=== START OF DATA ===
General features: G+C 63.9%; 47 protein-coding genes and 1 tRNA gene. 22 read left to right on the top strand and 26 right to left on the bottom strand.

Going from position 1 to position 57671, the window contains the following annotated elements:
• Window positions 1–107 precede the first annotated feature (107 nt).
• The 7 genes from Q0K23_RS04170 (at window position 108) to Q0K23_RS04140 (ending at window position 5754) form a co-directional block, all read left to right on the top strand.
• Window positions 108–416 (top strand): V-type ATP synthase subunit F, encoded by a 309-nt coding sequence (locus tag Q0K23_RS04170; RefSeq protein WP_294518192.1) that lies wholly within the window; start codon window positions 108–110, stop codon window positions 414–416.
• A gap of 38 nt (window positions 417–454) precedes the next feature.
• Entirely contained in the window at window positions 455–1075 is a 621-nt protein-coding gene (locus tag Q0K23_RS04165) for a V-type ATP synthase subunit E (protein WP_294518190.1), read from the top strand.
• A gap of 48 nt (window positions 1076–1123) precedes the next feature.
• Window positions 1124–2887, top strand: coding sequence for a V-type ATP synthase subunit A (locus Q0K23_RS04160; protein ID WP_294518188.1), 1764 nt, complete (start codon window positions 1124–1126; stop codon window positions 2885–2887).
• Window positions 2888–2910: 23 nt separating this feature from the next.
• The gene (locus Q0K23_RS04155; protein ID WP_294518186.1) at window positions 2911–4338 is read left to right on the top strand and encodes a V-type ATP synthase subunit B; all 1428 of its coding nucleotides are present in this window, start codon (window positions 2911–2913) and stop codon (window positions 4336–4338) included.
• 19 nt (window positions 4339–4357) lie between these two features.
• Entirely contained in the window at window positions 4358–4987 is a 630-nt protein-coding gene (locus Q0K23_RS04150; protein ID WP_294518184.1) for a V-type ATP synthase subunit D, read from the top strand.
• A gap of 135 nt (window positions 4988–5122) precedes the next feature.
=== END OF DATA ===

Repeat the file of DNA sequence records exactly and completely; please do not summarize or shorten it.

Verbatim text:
General features: G+C 63.9%; 47 protein-coding genes and 1 tRNA gene. 22 read left to right on the top strand and 26 right to left on the bottom strand.

Going from position 1 to position 57671, the window contains the following annotated elements:
• Window positions 1–107 precede the first annotated feature (107 nt).
• The 7 genes from Q0K23_RS04170 (at window position 108) to Q0K23_RS04140 (ending at window position 5754) form a co-directional block, all read left to right on the top strand.
• Window positions 108–416 (top strand): V-type ATP synthase subunit F, encoded by a 309-nt coding sequence (locus tag Q0K23_RS04170; RefSeq protein WP_294518192.1) that lies wholly within the window; start codon window positions 108–110, stop codon window positions 414–416.
• A gap of 38 nt (window positions 417–454) precedes the next feature.
• Entirely contained in the window at window positions 455–1075 is a 621-nt protein-coding gene (locus tag Q0K23_RS04165) for a V-type ATP synthase subunit E (protein WP_294518190.1), read from the top strand.
• A gap of 48 nt (window positions 1076–1123) precedes the next feature.
• Window positions 1124–2887, top strand: coding sequence for a V-type ATP synthase subunit A (locus Q0K23_RS04160; protein ID WP_294518188.1), 1764 nt, complete (start codon window positions 1124–1126; stop codon window positions 2885–2887).
• Window positions 2888–2910: 23 nt separating this feature from the next.
• The gene (locus Q0K23_RS04155; protein ID WP_294518186.1) at window positions 2911–4338 is read left to right on the top strand and encodes a V-type ATP synthase subunit B; all 1428 of its coding nucleotides are present in this window, start codon (window positions 2911–2913) and stop codon (window positions 4336–4338) included.
• 19 nt (window positions 4339–4357) lie between these two features.
• Entirely contained in the window at window positions 4358–4987 is a 630-nt protein-coding gene (locus Q0K23_RS04150; protein ID WP_294518184.1) for a V-type ATP synthase subunit D, read from the top strand.
• A gap of 135 nt (window positions 4988–5122) precedes the next feature.